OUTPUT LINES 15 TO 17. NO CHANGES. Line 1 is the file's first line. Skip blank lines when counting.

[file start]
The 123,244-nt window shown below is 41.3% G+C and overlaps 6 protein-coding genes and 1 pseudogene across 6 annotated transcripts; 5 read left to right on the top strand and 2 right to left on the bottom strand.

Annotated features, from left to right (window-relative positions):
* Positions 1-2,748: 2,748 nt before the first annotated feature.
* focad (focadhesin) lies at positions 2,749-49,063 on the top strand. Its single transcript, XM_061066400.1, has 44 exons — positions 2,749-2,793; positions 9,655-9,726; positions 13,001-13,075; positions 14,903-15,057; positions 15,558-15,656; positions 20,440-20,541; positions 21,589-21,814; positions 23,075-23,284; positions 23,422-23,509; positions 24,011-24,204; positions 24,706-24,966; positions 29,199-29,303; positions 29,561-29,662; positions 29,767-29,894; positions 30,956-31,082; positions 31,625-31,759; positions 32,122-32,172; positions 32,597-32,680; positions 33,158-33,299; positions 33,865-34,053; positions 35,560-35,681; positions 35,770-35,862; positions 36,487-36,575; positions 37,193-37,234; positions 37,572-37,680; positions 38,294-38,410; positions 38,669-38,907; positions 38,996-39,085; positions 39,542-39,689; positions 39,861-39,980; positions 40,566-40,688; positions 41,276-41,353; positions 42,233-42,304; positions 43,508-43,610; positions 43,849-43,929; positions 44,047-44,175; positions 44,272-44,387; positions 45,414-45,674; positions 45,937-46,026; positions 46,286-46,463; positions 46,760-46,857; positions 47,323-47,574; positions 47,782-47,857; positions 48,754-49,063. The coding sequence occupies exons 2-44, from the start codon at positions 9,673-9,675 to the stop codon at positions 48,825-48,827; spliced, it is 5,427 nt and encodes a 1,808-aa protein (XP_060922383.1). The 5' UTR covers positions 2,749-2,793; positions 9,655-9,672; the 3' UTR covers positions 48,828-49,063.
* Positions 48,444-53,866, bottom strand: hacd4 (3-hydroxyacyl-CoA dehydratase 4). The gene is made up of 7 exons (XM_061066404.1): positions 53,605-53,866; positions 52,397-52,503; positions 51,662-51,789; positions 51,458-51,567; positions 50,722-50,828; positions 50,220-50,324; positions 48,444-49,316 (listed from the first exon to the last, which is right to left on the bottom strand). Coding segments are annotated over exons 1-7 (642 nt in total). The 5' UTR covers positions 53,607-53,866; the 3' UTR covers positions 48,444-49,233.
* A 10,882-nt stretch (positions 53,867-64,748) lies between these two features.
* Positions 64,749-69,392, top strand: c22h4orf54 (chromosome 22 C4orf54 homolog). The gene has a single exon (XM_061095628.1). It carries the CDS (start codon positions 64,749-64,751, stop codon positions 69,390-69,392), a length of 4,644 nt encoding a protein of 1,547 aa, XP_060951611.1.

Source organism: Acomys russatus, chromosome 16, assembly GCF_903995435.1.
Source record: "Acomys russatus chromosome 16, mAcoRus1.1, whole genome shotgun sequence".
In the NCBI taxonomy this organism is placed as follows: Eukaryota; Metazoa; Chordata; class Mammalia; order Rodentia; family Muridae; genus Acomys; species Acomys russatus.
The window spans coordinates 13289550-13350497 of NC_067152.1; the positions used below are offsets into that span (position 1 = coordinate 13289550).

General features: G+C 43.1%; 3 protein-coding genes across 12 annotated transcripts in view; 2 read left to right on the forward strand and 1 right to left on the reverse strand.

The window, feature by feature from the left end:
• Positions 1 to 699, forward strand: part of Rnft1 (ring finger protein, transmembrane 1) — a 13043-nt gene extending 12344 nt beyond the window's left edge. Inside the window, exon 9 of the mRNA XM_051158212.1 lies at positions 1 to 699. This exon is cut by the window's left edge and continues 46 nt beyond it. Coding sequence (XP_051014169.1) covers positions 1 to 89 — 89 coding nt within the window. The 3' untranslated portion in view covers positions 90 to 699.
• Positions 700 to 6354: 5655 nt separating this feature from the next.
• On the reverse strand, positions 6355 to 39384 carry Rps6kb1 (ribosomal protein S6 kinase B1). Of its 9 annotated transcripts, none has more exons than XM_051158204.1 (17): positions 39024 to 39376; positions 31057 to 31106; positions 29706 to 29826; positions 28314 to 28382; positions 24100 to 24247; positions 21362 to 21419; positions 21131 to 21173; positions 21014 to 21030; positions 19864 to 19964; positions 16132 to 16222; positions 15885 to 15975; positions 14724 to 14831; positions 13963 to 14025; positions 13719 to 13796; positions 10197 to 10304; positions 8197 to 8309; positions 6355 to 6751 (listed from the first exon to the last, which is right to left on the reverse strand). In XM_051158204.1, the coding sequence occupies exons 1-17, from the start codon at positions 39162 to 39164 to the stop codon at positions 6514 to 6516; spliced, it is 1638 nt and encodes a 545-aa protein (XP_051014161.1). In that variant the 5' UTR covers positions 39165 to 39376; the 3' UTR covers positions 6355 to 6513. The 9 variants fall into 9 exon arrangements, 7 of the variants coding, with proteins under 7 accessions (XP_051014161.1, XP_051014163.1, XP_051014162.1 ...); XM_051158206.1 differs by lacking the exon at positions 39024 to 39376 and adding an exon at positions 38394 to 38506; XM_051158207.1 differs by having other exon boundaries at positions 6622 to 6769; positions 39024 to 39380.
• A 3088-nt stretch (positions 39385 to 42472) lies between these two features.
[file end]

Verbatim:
• Positions 700 to 6354: 5655 nt separating this feature from the next.
• On the reverse strand, positions 6355 to 39384 carry Rps6kb1 (ribosomal protein S6 kinase B1). Of its 9 annotated transcripts, none has more exons than XM_051158204.1 (17): positions 39024 to 39376; positions 31057 to 31106; positions 29706 to 29826; positions 28314 to 28382; positions 24100 to 24247; positions 21362 to 21419; positions 21131 to 21173; positions 21014 to 21030; positions 19864 to 19964; positions 16132 to 16222; positions 15885 to 15975; positions 14724 to 14831; positions 13963 to 14025; positions 13719 to 13796; positions 10197 to 10304; positions 8197 to 8309; positions 6355 to 6751 (listed from the first exon to the last, which is right to left on the reverse strand). In XM_051158204.1, the coding sequence occupies exons 1-17, from the start codon at positions 39162 to 39164 to the stop codon at positions 6514 to 6516; spliced, it is 1638 nt and encodes a 545-aa protein (XP_051014161.1). In that variant the 5' UTR covers positions 39165 to 39376; the 3' UTR covers positions 6355 to 6513. The 9 variants fall into 9 exon arrangements, 7 of the variants coding, with proteins under 7 accessions (XP_051014161.1, XP_051014163.1, XP_051014162.1 ...); XM_051158206.1 differs by lacking the exon at positions 39024 to 39376 and adding an exon at positions 38394 to 38506; XM_051158207.1 differs by having other exon boundaries at positions 6622 to 6769; positions 39024 to 39380.
• A 3088-nt stretch (positions 39385 to 42472) lies between these two features.